So, he started refusing to go to the bathroom when we were leaving! Even if his pouting did make me chuckle and marvel at how smart he is, the whole situation was also annoying!
Knowing we were leaving a dog who hadn’t gone potty home alone for a while was worrying. But, fortunately, he never had an accident!
Back to your dog sleeping by the door. She might be lying there to not just show her dislike of you leaving her home alone but to subtly try to slow you down or even stop you from leaving her. Or she might even be trying to stop you from going to another part of the house!
Curiosity (It’s Not Just For Cats!)
Perhaps your four-legged pal has heard something or caught an intriguing scent coming from the other side of the door. Of course, she can’t open the door so she’ll lay as close as possible in an attempt to find out more information about what lies beyond!
Kind of like when your dog stares out the window trying to see what the neighbors are up to, but with nose and ears!
How Do I Stop My Dog From Sleeping By The Door?
As we’ve discussed, dogs enjoy snuggling up near the entryway for a variety of reasons. Unfortunately, this behavior can be disruptive – especially if your pup is also barking or scratching at the door when people come in and out.
Fortunately, there are some simple steps that you can take to help stop your dog from sleeping by the door. Read on to learn more about how to stop your dog from sleeping by the door!
Don’t Encourage The Behavior
If your dog has taken to sleeping by the door, and you want them to sleep elsewhere, it’s important not to encourage this behavior. So, don’t give your pooch attention or treats when she’s laying by the door.
If you have been accidentally rewarding your dog for sleeping by the door (see above), then try ignoring the behavior. That will go a long way to start discouraging it.
Be sure to make sure that everyone in your home understands this strategy and follows along with it. Otherwise, if someone gives your dog attention while she’s near the door, everyone else’s work may be for nothing!
Also, start rewarding your dog when she lays away from the door.
Give Your Dog Her Own Comfy Spot
Once you have stopped encouraging your dog from sleeping by the door, it is time to give her a comfy spot of her own. Pick an area that is away from the door and make sure to provide a cozy bed or crate.
Let her know this is her own place by giving her praise and even treats when she goes there on her own. And make sure your dog feels comfortable in her new spot. This can mean providing blankets or pillows to lay on and ensuring that the bed is in an area where your dog feels safe. Reinforce your dog’s desire to sleep in her new spot by creating a consistent routine; making sure your good girl always sleeps in her special place.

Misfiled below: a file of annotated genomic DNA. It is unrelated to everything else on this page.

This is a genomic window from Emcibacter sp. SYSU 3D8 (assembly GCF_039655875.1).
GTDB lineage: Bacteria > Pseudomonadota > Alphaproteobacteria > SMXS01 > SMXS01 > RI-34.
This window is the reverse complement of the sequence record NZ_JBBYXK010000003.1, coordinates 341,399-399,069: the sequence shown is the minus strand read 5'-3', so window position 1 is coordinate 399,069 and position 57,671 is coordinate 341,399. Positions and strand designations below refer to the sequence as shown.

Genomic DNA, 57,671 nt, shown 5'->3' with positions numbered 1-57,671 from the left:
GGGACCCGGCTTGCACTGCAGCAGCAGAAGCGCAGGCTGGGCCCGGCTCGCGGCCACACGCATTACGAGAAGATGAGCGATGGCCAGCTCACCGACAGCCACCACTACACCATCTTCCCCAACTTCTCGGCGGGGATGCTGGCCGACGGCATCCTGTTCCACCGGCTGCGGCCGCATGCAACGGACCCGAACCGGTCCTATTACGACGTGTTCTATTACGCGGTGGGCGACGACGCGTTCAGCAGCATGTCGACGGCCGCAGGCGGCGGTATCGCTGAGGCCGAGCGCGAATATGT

By keeping a routine, praising your dog, and giving her treats for going to her new sleeping place, you will help establish positive associations between being rewarded and being in her new place (Away from the door!).
Don’t Punish Your Dog
It’s important to remember that punishing your dog won’t help her learn. If you scold or punish her for sleeping by the door, she may become confused and start having anxiety around the door or even sleeping in general instead of learning to sleep elsewhere.
Rather than punishing your pup, try using positive reinforcement techniques like rewards when she sleeps in her bed or crate. As I discussed above, praise and treats can encourage her to associate her new sleeping area with comfort and safety so she’ll be more likely to return there on her own.
Wrapping It Up: Why Do Dogs Sleep Next To The Door?
In summary, there could be a variety of reasons why your pup is sleeping by the door. It may have to do with feeling safe or secure in her area, missing you when you leave and wanting to be there when you come home, trying to stop or slow down someone from leaving, or simply being curious about what lies beyond!
Understanding these behaviors better helps us appreciate them even more and strengthens our bond with them. If you’ve decided your dog needs to sleep elsewhere, there are a few easy steps you can take to nudge your dog in the right direction.
It’s important to remember that dogs can’t help what they do naturally and they aren’t always aware that they are doing something that we don’t want them to do. Sometimes, our furry friends just need a little help in adjusting their behaviors.
If your pup is sleeping by the door, there are things you can do to discourage this behavior. First, don’t encourage your dog when she’s sleeping by the door by giving her treats or other rewards; second, give her her own comfy spot where she feels safe; and third, never punish your dog as this could lead to further issues.
With patience and consistency, you’ll find that your pup will no longer be drawn to sleeping at the door but will instead choose her designated area every time!